Of Numbers and Heat Sinks




In a lot of ways it’s graphics cards on the lower end of the product pricing scale that impress on the account of efficiency and a ‘bang for your buck’ mentality driving the design. This is not to say that the GeForce RTX 3080 and GeForce RTX 3090 aren’t marvels of design, it’s just that they push the Ampere architecture as far as it can go in terms of speeds and power and cooling requirements and all of that stuff. As the entry-level RTX 30 series option the RTX 3050 runs off a single power connector and only draws 130W when in peak usage mode.


As the entry-level RTX 30 series option the RTX 3050 runs off a single power connector and only draws 130W when in peak usage mode.



This leads to smaller in-case real-estate too, with the added benefit of not having to worry about whether or not it’ll fit, on top of whether or not your power-supply could handle the change.
MSI GeForce RTX 3050 Gaming X 8G
  • Architecture (GPU): Ampere
  • CUDA Cores: 2560
  • RT Cores: 20
  • Tensor Cores: 80
  • GPU Boost Clock: 1845 MHz
  • Memory Capacity: 8GB GDDR6
  • Memory Interface/Clock: 128-bit/7000 MHz
  • Memory Bandwidth: 224 GB/s
  • TDP: 130W

Compared to the mainstream GeForce RTX 3060 there is roughly a 30% reduction when it comes to things like CUDA Cores, RT Cores, Tensor Cores, and even memory stuff. This all points to a limit of 1080p when it comes to fast frame-rates, though the addition of 8GB of GDDR6 memory does open the door to a lot more demanding titles and visual effects.

As there was no RTX 2050, this is a direct successor to the GeForce GTX 1050 - a card that is now well and truly showing its age. The addition of RTX features presents a true generation or two leap, bringing it in line with the expectation we all have of 60 fps gaming. Something you wouldn’t think would be possible, but it is across a huge range of titles.

More Than a Number




One of the big draws that comes from NVIDIA’s latest GPU range sits beyond raw performance, it’s the stuff that is either here right now -- like DLSS and ray-tracing -- or on the horizon. Resizable BAR support, as seen in the RTX 3080 Laptop GPU, impacts the RTX 3050 by improving 1080p and higher performance by better utilising PCIe express lanes across AMD and Intel-based CPUs.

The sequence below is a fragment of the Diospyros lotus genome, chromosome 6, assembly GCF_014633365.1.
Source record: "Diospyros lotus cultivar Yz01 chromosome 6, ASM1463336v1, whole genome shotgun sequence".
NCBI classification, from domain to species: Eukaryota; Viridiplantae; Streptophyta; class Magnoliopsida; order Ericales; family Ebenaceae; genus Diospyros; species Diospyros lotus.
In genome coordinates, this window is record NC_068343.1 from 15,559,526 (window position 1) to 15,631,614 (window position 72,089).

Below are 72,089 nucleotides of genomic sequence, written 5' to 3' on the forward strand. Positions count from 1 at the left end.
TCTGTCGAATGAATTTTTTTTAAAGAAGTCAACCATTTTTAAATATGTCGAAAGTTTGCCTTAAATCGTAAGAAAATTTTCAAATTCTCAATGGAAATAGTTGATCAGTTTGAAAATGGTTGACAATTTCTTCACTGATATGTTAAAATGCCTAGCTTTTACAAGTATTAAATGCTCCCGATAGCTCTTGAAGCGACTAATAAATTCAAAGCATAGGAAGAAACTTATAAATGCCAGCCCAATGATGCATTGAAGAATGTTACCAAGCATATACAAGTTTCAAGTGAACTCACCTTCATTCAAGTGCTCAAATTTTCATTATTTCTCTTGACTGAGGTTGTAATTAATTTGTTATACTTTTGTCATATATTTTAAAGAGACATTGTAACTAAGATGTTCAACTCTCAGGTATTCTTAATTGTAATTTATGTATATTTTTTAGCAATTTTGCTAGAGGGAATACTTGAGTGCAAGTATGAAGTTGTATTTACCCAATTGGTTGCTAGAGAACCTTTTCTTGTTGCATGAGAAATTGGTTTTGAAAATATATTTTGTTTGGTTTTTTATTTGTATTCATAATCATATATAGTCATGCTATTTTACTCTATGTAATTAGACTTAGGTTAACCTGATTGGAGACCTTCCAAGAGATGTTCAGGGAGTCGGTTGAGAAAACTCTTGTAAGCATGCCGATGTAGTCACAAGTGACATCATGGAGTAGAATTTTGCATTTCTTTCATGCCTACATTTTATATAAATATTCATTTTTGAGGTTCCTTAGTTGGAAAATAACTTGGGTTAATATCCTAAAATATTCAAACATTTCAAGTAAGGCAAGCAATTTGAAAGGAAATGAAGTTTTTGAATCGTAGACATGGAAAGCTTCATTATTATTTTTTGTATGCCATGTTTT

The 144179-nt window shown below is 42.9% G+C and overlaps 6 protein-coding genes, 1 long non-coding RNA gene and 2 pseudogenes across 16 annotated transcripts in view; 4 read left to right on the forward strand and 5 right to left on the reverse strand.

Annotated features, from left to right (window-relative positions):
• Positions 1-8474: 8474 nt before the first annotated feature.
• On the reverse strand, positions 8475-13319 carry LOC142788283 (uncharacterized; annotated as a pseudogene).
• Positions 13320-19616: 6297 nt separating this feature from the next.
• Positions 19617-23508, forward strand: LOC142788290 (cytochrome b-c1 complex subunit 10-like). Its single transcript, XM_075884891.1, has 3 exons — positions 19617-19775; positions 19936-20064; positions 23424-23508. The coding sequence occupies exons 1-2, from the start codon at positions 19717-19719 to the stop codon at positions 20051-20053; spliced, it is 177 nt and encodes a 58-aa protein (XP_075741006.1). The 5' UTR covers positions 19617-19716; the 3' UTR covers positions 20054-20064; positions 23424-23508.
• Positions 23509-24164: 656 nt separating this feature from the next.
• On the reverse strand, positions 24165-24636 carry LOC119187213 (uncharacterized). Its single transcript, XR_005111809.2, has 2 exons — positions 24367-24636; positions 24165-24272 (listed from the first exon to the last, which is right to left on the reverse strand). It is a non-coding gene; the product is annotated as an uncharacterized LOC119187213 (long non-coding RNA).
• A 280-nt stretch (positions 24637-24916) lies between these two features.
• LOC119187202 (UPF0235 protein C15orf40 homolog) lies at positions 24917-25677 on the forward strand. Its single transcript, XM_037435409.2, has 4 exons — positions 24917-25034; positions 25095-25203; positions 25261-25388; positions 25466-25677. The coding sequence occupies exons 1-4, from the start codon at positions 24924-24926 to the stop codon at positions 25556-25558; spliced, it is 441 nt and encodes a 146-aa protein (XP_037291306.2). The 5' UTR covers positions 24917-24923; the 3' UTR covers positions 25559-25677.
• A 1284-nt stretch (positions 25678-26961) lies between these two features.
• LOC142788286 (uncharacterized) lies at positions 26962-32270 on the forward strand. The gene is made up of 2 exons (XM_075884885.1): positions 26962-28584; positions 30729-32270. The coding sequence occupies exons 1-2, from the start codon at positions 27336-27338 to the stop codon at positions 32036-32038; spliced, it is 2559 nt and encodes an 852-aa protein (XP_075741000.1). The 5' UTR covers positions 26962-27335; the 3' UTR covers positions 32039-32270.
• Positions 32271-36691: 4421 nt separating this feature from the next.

As there was no RTX 2050, this is a direct successor to the GeForce GTX 1050 - a card that is now well and truly showing its age. The addition of RTX features presents a true generation or two leap, bringing it in line with the expectation we all have of 60 fps gaming.



In terms of competitive games and esports, NVIDIA Reflex is something of a game changer in its own right, lowering system latency across a wide range of titles (that is reducing the time between input and the action you actually see being carried out on screen) like Fortnite, Apex Legends, Rainbow Six Extraction, and even God of War.

Paired with NVIDIA G-Sync it’s another value-add and forward thinking bit of tech that goes beyond looking at fps. For content creators RTX Broadcast turns any space into a streaming setup with AI powered voice controls (that can go so far as to remove the background noise of a hair-dryer or lawn-mower) and green-screen-free green-screen effects. The same goes for video production, where rendering and editing videos is fast thanks to Ampere.

All of these cool things are the direct result of hardware, software, and AI coming together - a testament to a future where raw power only represents part of the story.

Game Performance




That said, it also comes down to numbers. Frames-per-second, response times, and 3D Mark scores that we all assume mean something. The key indicator whenever we put a GPU through its paces is to figure out the resolution where 60-fps and higher is possible without having to do a lot of tweaking to settings.

Performance and visual fidelity go hand-in-hand, with the other big question mark associated with the RTX 3050 being - can it handle ray-tracing and still be playable? Here’s how the MSI GeForce RTX 3050 Gaming X 8G performs at both 1080p and 1440p on the following hardware.
  • GPU: MSI GeForce RTX 3050 Gaming X 8G
  • CPU: AMD Ryzen 7 3800X
  • Motherboard: MSI MEG X570 UNIFY
  • Memory: HyperX FURY DDR4 RGB (32GB at 3600 MHz)

NVIDIA’s latest GeForce Experience offers a simple one-button ‘autotune’ overclocking function -- which improves performance based on a variety of factors. The following figures are based on stock settings.